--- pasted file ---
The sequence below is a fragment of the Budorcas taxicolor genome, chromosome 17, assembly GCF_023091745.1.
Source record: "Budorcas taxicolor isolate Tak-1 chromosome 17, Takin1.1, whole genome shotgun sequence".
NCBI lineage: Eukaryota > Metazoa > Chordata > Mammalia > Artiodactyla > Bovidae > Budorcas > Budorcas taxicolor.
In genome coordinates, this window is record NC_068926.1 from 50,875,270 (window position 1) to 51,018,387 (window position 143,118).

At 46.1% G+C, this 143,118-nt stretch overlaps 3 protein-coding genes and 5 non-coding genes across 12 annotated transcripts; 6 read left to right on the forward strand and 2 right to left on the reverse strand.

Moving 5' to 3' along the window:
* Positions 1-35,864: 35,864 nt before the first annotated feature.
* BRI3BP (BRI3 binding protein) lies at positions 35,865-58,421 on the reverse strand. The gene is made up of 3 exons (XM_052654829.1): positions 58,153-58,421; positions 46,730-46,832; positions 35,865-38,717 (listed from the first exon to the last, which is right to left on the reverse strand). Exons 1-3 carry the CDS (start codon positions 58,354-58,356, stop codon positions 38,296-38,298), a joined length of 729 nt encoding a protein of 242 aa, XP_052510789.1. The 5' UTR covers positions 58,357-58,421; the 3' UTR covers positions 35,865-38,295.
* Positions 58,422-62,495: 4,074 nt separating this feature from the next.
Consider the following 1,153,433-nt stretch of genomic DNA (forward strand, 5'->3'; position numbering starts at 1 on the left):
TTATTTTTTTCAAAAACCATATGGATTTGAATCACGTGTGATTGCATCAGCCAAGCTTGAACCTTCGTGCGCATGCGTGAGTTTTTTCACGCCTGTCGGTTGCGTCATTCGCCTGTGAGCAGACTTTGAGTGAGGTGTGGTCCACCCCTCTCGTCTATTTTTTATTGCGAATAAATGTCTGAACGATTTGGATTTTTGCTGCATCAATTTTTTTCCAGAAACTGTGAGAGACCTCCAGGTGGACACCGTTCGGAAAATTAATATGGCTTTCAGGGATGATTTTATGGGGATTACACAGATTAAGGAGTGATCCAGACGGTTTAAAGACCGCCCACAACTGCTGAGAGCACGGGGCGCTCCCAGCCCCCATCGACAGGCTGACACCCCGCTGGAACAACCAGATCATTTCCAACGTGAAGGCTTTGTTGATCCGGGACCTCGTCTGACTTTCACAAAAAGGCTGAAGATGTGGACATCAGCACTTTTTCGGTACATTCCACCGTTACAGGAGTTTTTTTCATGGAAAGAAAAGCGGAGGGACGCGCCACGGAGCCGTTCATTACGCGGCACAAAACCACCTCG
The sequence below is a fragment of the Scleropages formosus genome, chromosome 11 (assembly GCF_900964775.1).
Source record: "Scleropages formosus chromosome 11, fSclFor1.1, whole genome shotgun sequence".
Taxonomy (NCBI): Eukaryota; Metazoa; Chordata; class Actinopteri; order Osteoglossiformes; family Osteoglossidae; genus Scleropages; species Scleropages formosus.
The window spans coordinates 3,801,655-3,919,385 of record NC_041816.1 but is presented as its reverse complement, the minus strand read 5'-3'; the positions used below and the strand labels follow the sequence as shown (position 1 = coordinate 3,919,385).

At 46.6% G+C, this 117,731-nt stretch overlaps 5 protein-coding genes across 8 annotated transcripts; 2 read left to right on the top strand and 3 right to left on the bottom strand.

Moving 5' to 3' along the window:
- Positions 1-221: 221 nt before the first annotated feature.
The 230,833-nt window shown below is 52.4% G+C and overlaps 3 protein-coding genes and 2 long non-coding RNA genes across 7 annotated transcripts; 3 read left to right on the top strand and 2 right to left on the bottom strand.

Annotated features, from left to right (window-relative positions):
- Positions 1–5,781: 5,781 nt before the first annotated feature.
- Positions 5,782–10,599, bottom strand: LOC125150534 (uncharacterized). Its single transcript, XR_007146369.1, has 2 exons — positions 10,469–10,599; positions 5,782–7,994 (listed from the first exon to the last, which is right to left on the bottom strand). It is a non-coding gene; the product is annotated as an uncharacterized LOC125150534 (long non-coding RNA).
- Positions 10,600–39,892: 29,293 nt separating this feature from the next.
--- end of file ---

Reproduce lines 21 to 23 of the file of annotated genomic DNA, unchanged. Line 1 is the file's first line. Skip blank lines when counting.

- Positions 1–5,781: 5,781 nt before the first annotated feature.
- Positions 5,782–10,599, bottom strand: LOC125150534 (uncharacterized). Its single transcript, XR_007146369.1, has 2 exons — positions 10,469–10,599; positions 5,782–7,994 (listed from the first exon to the last, which is right to left on the bottom strand). It is a non-coding gene; the product is annotated as an uncharacterized LOC125150534 (long non-coding RNA).
- Positions 10,600–39,892: 29,293 nt separating this feature from the next.